Wootton, Isle of Wight
Wootton is a large village, civil parish and electoral ward with about 3,000 residents on the Isle of Wight, first recorded around the year 1086. Wootton is found midway between the towns of Ryde and Newport, which are 7 miles apart, centred on the old parish church of St Edmund; the hamlet of Wootton Common to the south, centres on the crossroads. The newer village of Wootton Bridge is found in the area west of Wootton Creek, the parish council that bears its name is now responsible for the whole of the Wootton area. Wootton's name is said to mean "Woodtown", which means a clearing in a forest, although other interpretations do exist; the first known mention of the town as "Odetone" or "Wootten" was in 1086, the name has evolved and changed much over the past millennium. More following the construction of the bridge across Wootton Creek, the name "Wootton Bridge" has been used to describe the settlement closest to it, however this name is now used by some to refer to the whole of Wootton; this is due in part to Royal Mail, who used the name "Wootton Bridge" to differentiate Wootton from the 19 other Woottons found across England.
"Wootton Bridge" is described by some as the "modern name" for the area. However, "Wootton" remains established on wayfinding signs and maps of the island, including those of Ordnance Survey and remains the most popular name for the area; the 1969 Isle of Wight Festival took place on 31 August at Woodside Bay in Wootton. The event was one of the largest music festivals to that date, had an estimated audience of some 150,000; the line-up included Bob Dylan, The Band, The Nice, The Pretty Things, Marsha Hunt, The Who, Third Ear Band, Bonzo Dog Doo-Dah Band, Fat Mattress and Joe Cocker. There is a millpond on Wootton Creek formed by a sluice gate in Wootton Bridge. At one time there was a second sluice gate in the bridge that would use the tidal water from the millpond to power a mill grinding flour; the mill was demolished in 1962 and houses built on the site. The pond is important for wildfowl and for bats; the heron has been adopted as the symbol of the village. Firestone Copse is a Forestry Commission woodland open to the public, situated on the edge of the pond.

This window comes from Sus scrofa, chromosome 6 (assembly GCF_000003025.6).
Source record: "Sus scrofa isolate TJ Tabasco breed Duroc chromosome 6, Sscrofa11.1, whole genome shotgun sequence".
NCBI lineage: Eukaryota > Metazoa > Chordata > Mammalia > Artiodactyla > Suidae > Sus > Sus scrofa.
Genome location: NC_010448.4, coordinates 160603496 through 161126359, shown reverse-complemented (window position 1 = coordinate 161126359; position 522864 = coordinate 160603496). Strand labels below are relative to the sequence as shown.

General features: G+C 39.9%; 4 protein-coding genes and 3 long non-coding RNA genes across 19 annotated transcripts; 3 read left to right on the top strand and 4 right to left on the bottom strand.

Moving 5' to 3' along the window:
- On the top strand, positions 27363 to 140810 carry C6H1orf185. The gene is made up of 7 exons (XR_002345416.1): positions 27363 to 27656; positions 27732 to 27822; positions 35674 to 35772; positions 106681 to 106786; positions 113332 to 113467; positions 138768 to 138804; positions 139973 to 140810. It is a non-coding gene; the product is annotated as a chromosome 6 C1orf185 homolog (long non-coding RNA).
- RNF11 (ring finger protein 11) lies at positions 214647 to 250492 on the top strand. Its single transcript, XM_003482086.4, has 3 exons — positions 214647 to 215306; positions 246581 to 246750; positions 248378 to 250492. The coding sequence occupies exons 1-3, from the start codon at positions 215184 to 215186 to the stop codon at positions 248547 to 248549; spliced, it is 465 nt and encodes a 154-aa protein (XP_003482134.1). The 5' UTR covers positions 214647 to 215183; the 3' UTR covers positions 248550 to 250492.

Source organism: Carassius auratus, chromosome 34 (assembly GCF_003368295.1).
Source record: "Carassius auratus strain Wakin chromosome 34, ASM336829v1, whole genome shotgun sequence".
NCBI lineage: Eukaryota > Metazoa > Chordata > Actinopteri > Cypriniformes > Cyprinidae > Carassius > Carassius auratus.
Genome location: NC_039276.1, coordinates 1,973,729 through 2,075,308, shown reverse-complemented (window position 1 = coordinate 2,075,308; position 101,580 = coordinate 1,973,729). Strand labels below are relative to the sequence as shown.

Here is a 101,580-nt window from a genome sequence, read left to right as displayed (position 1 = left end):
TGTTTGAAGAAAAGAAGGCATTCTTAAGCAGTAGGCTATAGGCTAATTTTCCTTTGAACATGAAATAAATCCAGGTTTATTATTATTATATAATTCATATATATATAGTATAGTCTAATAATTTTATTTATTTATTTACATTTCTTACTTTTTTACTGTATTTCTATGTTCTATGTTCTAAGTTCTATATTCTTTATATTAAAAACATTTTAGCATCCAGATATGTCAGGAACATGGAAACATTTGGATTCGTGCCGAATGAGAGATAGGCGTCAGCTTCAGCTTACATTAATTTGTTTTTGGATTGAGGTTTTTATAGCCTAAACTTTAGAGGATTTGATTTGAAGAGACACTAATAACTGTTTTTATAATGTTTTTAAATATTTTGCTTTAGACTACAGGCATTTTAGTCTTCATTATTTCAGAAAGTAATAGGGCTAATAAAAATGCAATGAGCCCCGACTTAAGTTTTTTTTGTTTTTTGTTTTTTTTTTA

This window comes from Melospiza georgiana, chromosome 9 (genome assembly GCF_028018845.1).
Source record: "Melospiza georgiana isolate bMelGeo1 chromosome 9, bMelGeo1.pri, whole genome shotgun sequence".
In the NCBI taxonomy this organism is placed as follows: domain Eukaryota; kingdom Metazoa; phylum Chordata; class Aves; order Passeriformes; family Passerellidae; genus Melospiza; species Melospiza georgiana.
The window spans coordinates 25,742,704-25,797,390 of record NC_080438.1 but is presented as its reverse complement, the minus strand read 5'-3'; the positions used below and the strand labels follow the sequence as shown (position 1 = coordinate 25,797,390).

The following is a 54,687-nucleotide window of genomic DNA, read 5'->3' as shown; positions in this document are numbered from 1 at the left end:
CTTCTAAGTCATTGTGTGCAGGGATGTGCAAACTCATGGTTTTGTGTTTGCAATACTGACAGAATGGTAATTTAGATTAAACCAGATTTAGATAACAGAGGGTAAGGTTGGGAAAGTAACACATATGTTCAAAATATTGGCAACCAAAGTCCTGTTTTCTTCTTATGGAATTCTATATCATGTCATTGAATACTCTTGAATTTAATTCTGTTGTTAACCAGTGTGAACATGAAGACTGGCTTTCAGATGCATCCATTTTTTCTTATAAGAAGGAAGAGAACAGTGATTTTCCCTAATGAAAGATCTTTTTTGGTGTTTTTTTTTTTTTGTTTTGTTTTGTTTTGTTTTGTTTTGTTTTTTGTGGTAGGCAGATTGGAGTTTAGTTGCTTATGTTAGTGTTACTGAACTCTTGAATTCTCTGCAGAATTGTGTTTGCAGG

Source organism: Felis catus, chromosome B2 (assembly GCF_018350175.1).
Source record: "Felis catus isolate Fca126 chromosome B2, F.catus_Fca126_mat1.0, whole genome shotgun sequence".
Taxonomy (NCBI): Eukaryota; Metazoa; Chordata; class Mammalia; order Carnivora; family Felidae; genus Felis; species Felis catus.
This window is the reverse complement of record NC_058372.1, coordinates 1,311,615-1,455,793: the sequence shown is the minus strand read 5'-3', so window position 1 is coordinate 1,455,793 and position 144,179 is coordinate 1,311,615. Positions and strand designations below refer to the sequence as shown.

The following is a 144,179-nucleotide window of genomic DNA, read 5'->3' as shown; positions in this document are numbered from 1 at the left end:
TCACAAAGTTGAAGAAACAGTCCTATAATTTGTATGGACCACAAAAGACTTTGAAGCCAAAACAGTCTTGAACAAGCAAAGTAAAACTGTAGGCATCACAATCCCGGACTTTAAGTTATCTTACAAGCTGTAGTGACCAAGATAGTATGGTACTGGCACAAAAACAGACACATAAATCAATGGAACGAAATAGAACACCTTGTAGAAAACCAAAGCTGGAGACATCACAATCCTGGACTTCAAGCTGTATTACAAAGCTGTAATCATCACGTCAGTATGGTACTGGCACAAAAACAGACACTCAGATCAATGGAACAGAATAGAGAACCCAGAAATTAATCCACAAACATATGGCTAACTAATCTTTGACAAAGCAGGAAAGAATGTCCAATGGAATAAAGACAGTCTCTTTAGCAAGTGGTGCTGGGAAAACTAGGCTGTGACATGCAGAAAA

St. Edmund's Parish Church dates from the 11th century. St. Mark's Church, Wootton is in the south end of the village; the Sloop is another prominent building with its prime position next to Wootton Bridge. The pub is about 150 years old, is managed by Mitchells & Butlers as part of its Crown Carveries pub chain. In an area of woodland adjacent to agricultural land and public footpaths just outside the village of Wooton, an ice house can be found in excellent condition, having been maintained by the council since the 1980s; this structure is one of a few remnants of a grand estate called Fernhill, destroyed by fire in 1938. Southern Vectis bus routes 4, 9 and 34 link Wootton with the towns of Newport and East Cowes, including intermediate villages. Wootton Station is the western terminus of the Isle of Wight Steam Railway; the current station, opened in 1987, is in a different location from the original, closed in 1953. However the authentic station signage from the original is in place in the newer station.
Victorian admiral Sir John Baird died in Wootton in 1908, he is buried in the churchyard. List of current places of worship on the Isle of Wight Official history website for Wootton Bridge Tourist Information, Accommodation Guide for Wootton